if (simple.momentumPredictor()) { solve(UEqn == fvc::grad(p)); fvOptions.correct(U); } Quote:


December 30, 2021, 14:33 

#8 
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@adib_mohammad:
pls. observe that your implementation employs fvm (implicit, method) while the simpeFoam example you refer to employs fvc (explit, calculus). question: do you have a reference solution in literature that one could employ as a reference? Thx. @mambojambo: for the boundary contribution. I found this post ldUMatrix building indexing in parallel to explain the matter well. @anup: could you pls. further elaborate your point of view on this matter. Thx. 

December 30, 2021, 22:13 

#9  
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I see your point about fvc and fvm.
I have a refernece analytical solution for a case without the source term, and I have validated the numerical results with that. It is basically a monodisperse population balance model. The problem occurs when I add coagulation source term. Quote:


December 31, 2021, 06:58 

#10 
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Anup Singh
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adib .. I get your point but the thing is that you have to be clear on how to use your source terms in its implementation..
you can either employ your source term entirely explicitly ie by using fvc... or employ your source term implicitly ie. by using fvm.. Though you have to keep into account that you need to linearize your source term before its implementation in case you are implementing it implicitly... For the implicit implementation of your source term, I would suggest you refer to the source term linearization by SV Patanker.. or there are other examples as well... for example, you can look into the implementation of NS equation in OpenFOAM... you can notice that the div term should be div(u, u) but it is implemented as div(phi, u) which actually linearizes the nonlinear term by taking phi as know value... you also have to implement the same approach in your problem.... As for how to visualize it ... I assume you know how that the final solution matrix takes the form AX = B Then you can roughly assume that fvm contributes to the formation of the coefficient matrix A whereas fvc contributes the formation of matrix B.. Also if you still have some doubts you can simply discretize your equation and see what you get out of it..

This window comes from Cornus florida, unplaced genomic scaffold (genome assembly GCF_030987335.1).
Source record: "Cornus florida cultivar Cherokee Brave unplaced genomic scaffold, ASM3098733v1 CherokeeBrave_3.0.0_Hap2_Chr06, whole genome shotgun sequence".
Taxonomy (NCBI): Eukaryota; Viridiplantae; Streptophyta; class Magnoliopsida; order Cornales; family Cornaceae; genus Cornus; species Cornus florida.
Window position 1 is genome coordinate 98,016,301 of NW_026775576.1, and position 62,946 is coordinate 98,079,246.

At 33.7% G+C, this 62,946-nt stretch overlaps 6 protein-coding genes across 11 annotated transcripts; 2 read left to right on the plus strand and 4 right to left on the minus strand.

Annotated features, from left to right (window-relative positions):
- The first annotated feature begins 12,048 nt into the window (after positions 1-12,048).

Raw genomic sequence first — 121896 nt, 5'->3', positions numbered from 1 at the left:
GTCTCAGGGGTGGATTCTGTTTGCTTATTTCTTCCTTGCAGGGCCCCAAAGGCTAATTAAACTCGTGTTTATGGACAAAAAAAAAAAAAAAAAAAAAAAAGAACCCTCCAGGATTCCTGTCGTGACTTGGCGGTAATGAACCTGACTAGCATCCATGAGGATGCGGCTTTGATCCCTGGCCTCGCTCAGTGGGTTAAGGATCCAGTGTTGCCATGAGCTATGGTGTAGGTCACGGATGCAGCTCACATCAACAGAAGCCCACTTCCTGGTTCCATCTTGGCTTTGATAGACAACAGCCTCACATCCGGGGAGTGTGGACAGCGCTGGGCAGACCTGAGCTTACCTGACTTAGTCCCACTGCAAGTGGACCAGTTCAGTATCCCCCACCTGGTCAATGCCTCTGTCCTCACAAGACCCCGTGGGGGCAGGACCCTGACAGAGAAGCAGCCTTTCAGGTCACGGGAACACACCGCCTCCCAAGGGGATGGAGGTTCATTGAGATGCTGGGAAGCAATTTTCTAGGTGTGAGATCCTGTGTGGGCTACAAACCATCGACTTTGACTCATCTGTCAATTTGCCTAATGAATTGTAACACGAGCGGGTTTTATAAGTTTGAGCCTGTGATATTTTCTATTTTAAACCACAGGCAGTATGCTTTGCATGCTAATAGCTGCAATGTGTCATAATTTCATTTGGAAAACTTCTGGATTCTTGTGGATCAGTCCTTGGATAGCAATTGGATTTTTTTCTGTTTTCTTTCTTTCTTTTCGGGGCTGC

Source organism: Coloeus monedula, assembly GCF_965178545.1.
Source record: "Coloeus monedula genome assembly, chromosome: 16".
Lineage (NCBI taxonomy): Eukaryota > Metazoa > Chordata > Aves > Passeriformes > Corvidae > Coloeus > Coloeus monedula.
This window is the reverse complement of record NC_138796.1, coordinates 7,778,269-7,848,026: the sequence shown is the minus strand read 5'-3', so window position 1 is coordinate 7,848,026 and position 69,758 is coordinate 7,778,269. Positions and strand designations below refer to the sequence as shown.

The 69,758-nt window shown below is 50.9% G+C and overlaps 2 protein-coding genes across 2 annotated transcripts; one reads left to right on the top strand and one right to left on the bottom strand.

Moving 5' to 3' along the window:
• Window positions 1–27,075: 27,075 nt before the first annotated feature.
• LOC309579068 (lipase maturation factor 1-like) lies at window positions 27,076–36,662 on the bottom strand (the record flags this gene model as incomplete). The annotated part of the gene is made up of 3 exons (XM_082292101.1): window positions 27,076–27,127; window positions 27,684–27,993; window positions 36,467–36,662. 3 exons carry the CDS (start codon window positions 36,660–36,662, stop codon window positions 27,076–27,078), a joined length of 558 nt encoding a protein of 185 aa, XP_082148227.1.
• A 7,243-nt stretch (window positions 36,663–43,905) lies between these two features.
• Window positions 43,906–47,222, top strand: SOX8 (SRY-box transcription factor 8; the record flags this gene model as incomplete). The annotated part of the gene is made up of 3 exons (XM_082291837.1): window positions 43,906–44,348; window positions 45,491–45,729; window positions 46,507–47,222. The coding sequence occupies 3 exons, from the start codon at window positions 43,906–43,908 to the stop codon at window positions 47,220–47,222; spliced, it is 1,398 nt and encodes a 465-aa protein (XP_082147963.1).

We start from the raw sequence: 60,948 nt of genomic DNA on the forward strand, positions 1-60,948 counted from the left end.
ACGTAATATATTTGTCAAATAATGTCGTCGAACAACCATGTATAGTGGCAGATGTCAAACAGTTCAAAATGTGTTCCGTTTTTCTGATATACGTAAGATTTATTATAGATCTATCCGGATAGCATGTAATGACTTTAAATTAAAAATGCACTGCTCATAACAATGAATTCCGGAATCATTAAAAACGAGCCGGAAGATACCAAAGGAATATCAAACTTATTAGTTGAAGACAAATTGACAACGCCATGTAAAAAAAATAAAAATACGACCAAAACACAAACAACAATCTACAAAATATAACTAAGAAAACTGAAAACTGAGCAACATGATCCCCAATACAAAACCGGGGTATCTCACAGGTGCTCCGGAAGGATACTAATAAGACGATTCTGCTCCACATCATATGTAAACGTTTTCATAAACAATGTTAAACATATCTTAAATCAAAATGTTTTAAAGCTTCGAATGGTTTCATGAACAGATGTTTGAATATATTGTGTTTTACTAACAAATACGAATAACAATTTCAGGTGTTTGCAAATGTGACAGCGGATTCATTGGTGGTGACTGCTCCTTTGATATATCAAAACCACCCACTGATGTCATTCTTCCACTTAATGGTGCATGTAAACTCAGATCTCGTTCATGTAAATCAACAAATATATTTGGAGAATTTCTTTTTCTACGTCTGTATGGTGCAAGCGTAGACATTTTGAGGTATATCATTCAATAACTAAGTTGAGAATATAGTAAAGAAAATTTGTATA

December 31, 2021, 08:09 

#11  
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Quote:
E.g. Code:
fvScalarMatrix TEqn ( fvm::ddt(T)  fvm::laplacian(DT, T) == someVolScalarField ); 

December 31, 2021, 10:20 

#12 
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@adib_mohammad:
can you please share note on the analytical reference solution? We can try to extend the model with a linear source term first and a nonlinear source term subsequently. Cheers. 

December 31, 2021, 17:25 

#13 
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Anup Singh
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Yup, that's true in case you have already calculated your source term but if you have to calculate it at the instance then you have to use fvc utility to calculate on the spot which also saves space for you.


January 4, 2022, 15:33 

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@dlahaye
The number density equation (mentioned in the post) without the source term is used to describe particle deposition on pipe walls, which is a widely used engineering. You can find analytical solution in "Smoke, Dust, and Haze: Fundamentals of Aerosol Behavior" or "Aerosol Technology: Properties, Behavior, and Measurement of Airborne Particles". The socalled peneration curves are plotted used the analytical solution of this equation (penetration tells you the pecentage of initial number of particles that passes through a channel without being deposited on the walls). 

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scalar transport, source term